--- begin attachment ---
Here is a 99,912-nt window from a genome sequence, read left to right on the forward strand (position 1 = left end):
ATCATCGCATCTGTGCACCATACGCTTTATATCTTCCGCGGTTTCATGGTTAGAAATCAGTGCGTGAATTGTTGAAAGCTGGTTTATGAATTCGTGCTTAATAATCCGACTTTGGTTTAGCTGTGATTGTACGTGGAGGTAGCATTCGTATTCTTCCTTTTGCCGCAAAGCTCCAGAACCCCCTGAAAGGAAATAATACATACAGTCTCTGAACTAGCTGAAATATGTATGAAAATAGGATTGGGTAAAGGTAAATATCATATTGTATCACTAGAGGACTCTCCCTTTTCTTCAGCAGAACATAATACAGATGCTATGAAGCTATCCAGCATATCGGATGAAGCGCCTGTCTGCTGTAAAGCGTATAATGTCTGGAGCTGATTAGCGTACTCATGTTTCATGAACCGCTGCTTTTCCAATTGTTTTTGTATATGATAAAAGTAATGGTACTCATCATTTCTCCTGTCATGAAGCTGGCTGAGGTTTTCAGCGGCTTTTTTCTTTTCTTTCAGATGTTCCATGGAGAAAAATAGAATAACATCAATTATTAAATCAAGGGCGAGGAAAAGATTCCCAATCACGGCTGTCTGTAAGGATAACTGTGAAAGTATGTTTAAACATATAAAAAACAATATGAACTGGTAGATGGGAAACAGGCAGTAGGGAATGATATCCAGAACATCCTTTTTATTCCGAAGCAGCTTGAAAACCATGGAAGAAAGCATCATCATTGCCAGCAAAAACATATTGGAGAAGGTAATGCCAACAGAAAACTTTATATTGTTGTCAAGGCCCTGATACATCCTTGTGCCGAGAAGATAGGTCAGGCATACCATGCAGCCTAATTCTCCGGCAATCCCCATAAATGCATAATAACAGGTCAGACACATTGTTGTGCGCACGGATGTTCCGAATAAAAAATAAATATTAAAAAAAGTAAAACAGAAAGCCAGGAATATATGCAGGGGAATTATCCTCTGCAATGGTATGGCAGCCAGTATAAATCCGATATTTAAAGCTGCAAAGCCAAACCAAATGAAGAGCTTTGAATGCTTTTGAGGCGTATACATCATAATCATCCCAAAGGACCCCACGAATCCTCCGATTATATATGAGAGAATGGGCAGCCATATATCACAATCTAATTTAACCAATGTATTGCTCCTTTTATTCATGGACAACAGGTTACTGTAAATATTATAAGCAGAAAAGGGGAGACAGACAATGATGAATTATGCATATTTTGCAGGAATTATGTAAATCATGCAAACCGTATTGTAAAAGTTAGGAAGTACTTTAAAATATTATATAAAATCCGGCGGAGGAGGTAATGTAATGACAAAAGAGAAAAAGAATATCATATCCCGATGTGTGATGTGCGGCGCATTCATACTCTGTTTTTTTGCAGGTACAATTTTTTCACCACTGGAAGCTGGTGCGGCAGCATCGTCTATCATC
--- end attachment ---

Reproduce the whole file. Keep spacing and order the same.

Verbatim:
Here is a 99,912-nt window from a genome sequence, read left to right on the forward strand (position 1 = left end):
ATCATCGCATCTGTGCACCATACGCTTTATATCTTCCGCGGTTTCATGGTTAGAAATCAGTGCGTGAATTGTTGAAAGCTGGTTTATGAATTCGTGCTTAATAATCCGACTTTGGTTTAGCTGTGATTGTACGTGGAGGTAGCATTCGTATTCTTCCTTTTGCCGCAAAGCTCCAGAACCCCCTGAAAGGAAATAATACATACAGTCTCTGAACTAGCTGAAATATGTATGAAAATAGGATTGGGTAAAGGTAAATATCATATTGTATCACTAGAGGACTCTCCCTTTTCTTCAGCAGAACATAATACAGATGCTATGAAGCTATCCAGCATATCGGATGAAGCGCCTGTCTGCTGTAAAGCGTATAATGTCTGGAGCTGATTAGCGTACTCATGTTTCATGAACCGCTGCTTTTCCAATTGTTTTTGTATATGATAAAAGTAATGGTACTCATCATTTCTCCTGTCATGAAGCTGGCTGAGGTTTTCAGCGGCTTTTTTCTTTTCTTTCAGATGTTCCATGGAGAAAAATAGAATAACATCAATTATTAAATCAAGGGCGAGGAAAAGATTCCCAATCACGGCTGTCTGTAAGGATAACTGTGAAAGTATGTTTAAACATATAAAAAACAATATGAACTGGTAGATGGGAAACAGGCAGTAGGGAATGATATCCAGAACATCCTTTTTATTCCGAAGCAGCTTGAAAACCATGGAAGAAAGCATCATCATTGCCAGCAAAAACATATTGGAGAAGGTAATGCCAACAGAAAACTTTATATTGTTGTCAAGGCCCTGATACATCCTTGTGCCGAGAAGATAGGTCAGGCATACCATGCAGCCTAATTCTCCGGCAATCCCCATAAATGCATAATAACAGGTCAGACACATTGTTGTGCGCACGGATGTTCCGAATAAAAAATAAATATTAAAAAAAGTAAAACAGAAAGCCAGGAATATATGCAGGGGAATTATCCTCTGCAATGGTATGGCAGCCAGTATAAATCCGATATTTAAAGCTGCAAAGCCAAACCAAATGAAGAGCTTTGAATGCTTTTGAGGCGTATACATCATAATCATCCCAAAGGACCCCACGAATCCTCCGATTATATATGAGAGAATGGGCAGCCATATATCACAATCTAATTTAACCAATGTATTGCTCCTTTTATTCATGGACAACAGGTTACTGTAAATATTATAAGCAGAAAAGGGGAGACAGACAATGATGAATTATGCATATTTTGCAGGAATTATGTAAATCATGCAAACCGTATTGTAAAAGTTAGGAAGTACTTTAAAATATTATATAAAATCCGGCGGAGGAGGTAATGTAATGACAAAAGAGAAAAAGAATATCATATCCCGATGTGTGATGTGCGGCGCATTCATACTCTGTTTTTTTGCAGGTACAATTTTTTCACCACTGGAAGCTGGTGCGGCAGCATCGTCTATCATC